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Posts posted by Gilded

  1. If you look very closely you can occasionally see small DNA strands dressed as members of Village People.


    But seriously, genes alter basically all of our behavior to an extent but it's pretty obvious they aren't the sole reason for homosexuality (due to reasons well summarized by Sisyphus).

  2. i would have went for electrolysis followed by a seperation of normal hydrogen from deuterium.


    I guess it's possible, sure, but I'd imagine the Girdler process is more energy efficient (although this kind of enrichment processes always require ridiculous amounts of energy), and that it achieves a reasonable purity with a convenient chemical cascade setup. I'm not sure how desirable the process is for small scale production though.

  3. funny definition of nice gilded has there.


    Knowing is half the battle. If people didn't know about fecal bacteria they wouldn't have that much of a reason to wash up after a Boston pancake.


    PS. If you don't know what a Boston pancake is I don't recommend looking it up. Especially on an image search.

  4. I'm not sure; has proton decay been observed yet?


    No. According to current results they would have to have a half-life of at least 10^35 years if they decay at all.

  5. That is a really horrible way to put it Gilded.


    It is much better to use the general, non-rest frame, equation:


    [math]E^2=p^2c^2 +m^2c^4[/math]


    Then you can see that even if [math]m=0[/math] (as for a photon) the particle still has momentum from its non-zero energy [math]p=E/c[/math].


    Well yeah I suppose it's more convenient as it has the E in there rather than the wavelength.

  6. I'd recommend doing thorough research before messing about with a tesla coil. A tesla coil is deceptivly easy to build but keep in mind that a large tesla coil can deliver the same punch as a lightning bolt.


    If by large you mean a coil larger than any manmade structure yet then you're probably right. Tesla coils are relatively safe projects compared to stuff like coilguns where a large capacitor bank is used.

  7. Due to mass-energy equivalence ([math]E = mc^2[/math]) you could say that a photon has mass since it has energy, and thus it has momentum since it has a non-zero velocity. And anyway [math]p=mv[/math] is just a classical approximation. For example the momentum of photons is described by this equation:


    [math]p = \frac{h}{\lambda}[/math]


    where [math]h[/math] is Planck's constant and [math]\lambda[/math] is the wavelength of the photon.

  8. All of it falls within the bounds of the uncertainty principle. Virtual particles can violate rules all they want as long as they don't get caught, so to speak. :P Regarding causality, information isn't transmitted at superluminal speeds even by virtual particles with negative energies as noted by Severian.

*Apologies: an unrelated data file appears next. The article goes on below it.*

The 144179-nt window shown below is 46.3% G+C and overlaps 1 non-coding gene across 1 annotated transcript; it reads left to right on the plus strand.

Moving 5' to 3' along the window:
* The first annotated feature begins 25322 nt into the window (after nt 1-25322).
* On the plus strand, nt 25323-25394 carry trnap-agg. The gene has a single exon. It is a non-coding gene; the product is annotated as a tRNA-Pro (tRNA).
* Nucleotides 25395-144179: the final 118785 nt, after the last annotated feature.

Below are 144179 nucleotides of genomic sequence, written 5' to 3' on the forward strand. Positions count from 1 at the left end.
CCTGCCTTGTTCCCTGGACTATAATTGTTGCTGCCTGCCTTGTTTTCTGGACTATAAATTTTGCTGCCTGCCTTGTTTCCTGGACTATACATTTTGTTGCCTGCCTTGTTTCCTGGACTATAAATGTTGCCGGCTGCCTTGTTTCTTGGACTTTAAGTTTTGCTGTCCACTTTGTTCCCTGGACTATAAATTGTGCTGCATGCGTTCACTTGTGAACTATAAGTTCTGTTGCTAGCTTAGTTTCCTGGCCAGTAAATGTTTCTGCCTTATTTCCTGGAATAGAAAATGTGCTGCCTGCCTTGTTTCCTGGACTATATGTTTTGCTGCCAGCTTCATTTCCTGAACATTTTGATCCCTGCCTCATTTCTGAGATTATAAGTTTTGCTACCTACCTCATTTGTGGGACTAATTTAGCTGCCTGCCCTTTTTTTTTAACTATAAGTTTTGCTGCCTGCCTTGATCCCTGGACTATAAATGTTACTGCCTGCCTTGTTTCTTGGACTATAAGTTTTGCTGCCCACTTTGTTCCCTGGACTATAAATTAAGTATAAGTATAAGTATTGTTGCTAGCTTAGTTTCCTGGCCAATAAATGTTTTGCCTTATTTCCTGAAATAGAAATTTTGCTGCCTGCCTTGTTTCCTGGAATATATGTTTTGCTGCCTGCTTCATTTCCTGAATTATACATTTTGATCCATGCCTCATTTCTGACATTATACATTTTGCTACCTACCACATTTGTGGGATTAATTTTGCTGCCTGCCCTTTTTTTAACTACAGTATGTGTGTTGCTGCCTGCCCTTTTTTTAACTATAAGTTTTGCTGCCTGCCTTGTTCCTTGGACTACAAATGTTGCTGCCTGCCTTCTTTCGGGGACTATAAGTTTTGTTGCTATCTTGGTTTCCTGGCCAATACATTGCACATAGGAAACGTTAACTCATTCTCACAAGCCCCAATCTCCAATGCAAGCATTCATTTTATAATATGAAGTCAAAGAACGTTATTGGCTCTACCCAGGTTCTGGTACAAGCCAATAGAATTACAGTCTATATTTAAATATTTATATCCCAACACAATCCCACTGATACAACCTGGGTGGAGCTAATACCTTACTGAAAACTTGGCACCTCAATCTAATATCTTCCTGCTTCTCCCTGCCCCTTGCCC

9. Green fire: Mix some boric acid with ethanol. This might be what you did for the project, but if it isn't you might want to try it. It's beautiful.

    A very bright flash: Mix 1.4g of potassium perchlorate with 0.6g of aluminum powder and light it with a fuse or a burning stick. As with burning magnesium it's not recommended to stare at it directly.

    Melt steel: Thermite. About 75% Fe2O3 and 25% aluminum by weight. While thermite isn't as destructive as it's often portrayed to be, one kilogram can easily melt a steel pan or similar sized object as evidenced


    As for other stuff it would definitely help if you'd list some equipment and materials you have access to.

  10. I did come out of a GR exam once thinking I had totally screwed it up, and everyone else was saying the same thing. I was almost suicidal after that because I thought it had lost me the class prize.


    It turned out that everyone else had done so bad that I was still first. In fact, my mark was good enough that they didn't feel they could rescale the mark to let more people pass, since I had demonstrated it was doable. They publicly said that, and then everyone hated me.


    I think it's only fitting that your score was relatively excellent. Although I suppose all observers perceive A as A no matter what their own score is.

  11. That's a rather inaccurate definition of a chemical element. For example, a uranium-238 nucleus can decompose into a thorium nucleus and a helium-4 nucleus (alpha particle) through radioactive decay, yet uranium is a chemical element. Better definitions include "an atom distinguished by the number of protons in its nucleus" and "a chemical substance composed of atoms with the same number of protons in the atomic nucleus", which covers the iodine molecule you mentioned and the block of copper big314mp mentioned.

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